watchdog question

Chris Johns chrisj at
Wed Jan 14 01:40:53 UTC 2015


I have moved this to the user list as this is not about RTEMS development.

On 14/01/2015 2:40 am, Daniel Gutson wrote:
> Hi,
>     We are thinking about a "supervisor" watchdog, which runs in a high
> priority task, and
> has the following characteristics:
> a) tasks that "want" to be supervised are registered in the supervisor watchdog
> b) each supervised task is in one of the following mode:
>         - automatic supervision
>         - manual supervision
>         - sleeping
> c) in "automatic supervision" mode, the supervisor watchdog keeps
> track of the program counter of the task.
> When the PC is the same after N cycles, the watchdog performs a
> predefined action (e.g. reset).
> d) supervised tasks in "manual supervision" have to kick the watchdog
> explicitly (e.g. by invoking a function of the API).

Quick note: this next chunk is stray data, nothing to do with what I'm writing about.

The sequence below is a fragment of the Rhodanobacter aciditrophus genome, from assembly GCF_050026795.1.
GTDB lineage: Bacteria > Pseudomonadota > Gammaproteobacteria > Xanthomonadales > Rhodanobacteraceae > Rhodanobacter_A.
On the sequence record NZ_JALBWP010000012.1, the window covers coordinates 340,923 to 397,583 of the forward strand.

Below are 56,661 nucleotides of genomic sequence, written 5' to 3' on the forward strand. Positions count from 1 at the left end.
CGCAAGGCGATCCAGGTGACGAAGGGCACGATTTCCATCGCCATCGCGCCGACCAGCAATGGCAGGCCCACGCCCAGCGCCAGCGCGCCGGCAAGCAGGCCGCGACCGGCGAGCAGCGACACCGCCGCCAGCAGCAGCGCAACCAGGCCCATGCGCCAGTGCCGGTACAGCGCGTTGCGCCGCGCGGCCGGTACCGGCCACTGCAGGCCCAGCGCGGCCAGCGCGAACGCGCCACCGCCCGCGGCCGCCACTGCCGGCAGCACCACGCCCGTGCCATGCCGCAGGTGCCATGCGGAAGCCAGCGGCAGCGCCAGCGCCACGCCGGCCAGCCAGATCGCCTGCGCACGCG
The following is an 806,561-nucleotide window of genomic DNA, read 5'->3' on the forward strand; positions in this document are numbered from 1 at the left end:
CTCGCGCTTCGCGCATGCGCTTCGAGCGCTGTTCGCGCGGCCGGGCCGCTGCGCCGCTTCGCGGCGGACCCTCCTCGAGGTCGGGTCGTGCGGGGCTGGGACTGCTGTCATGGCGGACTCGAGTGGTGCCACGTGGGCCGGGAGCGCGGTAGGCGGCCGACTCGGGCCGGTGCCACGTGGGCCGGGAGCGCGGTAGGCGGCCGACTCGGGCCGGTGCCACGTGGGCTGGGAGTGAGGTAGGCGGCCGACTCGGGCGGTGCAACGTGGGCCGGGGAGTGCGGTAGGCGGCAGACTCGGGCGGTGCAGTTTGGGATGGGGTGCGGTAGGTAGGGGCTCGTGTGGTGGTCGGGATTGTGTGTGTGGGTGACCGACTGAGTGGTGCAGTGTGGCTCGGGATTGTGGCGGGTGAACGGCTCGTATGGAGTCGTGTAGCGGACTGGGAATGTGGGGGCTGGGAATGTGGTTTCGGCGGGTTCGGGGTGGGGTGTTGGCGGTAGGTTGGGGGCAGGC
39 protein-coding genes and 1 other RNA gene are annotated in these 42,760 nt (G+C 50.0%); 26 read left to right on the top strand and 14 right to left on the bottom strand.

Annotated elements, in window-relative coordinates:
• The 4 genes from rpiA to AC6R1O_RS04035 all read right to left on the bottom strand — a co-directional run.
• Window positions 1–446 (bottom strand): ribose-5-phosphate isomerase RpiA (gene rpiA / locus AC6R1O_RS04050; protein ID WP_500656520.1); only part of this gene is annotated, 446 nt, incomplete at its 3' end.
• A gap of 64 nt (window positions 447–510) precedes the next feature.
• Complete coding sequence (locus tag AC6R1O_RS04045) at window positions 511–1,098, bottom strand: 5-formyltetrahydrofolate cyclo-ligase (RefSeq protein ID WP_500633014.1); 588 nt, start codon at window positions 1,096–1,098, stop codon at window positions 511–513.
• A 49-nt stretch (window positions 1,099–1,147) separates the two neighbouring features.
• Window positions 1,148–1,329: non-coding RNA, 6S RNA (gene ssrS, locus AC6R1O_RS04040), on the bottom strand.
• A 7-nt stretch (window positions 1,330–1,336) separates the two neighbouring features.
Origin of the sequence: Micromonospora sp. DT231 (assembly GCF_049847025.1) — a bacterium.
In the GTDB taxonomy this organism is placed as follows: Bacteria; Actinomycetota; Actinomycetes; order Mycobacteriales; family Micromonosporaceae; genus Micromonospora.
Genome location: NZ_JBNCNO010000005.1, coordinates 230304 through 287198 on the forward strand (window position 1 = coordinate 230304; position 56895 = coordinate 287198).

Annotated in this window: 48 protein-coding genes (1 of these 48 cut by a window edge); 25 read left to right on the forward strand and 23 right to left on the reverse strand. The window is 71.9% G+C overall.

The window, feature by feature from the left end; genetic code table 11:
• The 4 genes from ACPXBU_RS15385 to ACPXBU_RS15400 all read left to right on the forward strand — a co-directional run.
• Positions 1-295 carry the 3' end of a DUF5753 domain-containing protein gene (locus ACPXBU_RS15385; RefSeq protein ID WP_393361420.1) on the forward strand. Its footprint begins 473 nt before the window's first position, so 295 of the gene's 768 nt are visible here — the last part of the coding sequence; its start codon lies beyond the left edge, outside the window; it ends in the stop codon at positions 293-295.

> e) the watchdog leaves alone the tasks in sleeping mode.
> The idea of the "automatic supervision" mode is to avoid polluting the
> task code due to spreading calls to the kick function,
> specially difficult when having to estimate the "distance" between
> these function calls.
> The idea of the "manual supervision" mode, which is rather
> traditional, is when the task executes tight inner loops.
> In this scheme, tasks should be in automatic mode as much as possible
> and switch to manual just in small bounded
> places of the code.
> Before entering in the discussion of the implementation, I'd like
> feeedback about the general idea please.

I have not done anything clever that attempts to monitor a task's 
program counter. Apart of the possible complexity I would be concerned 
about the processing time required with a high priority task.

In systems such as air traffic control voice switching I have opted for 
a simple check-in type system. A module of code registers as an 
important service. When the important module runs it checks out with a 
time-out. The module must check-in before the time out expires. 
Typically watchdog hardware needs to be hit more often than the time a 
module may check out for so I have a low priority interrupt that 
decrements a counter and while not zero it hits the watchdog hardware. 
The watchdog supervisor updates this counter if all checked out users 
have not timed out.


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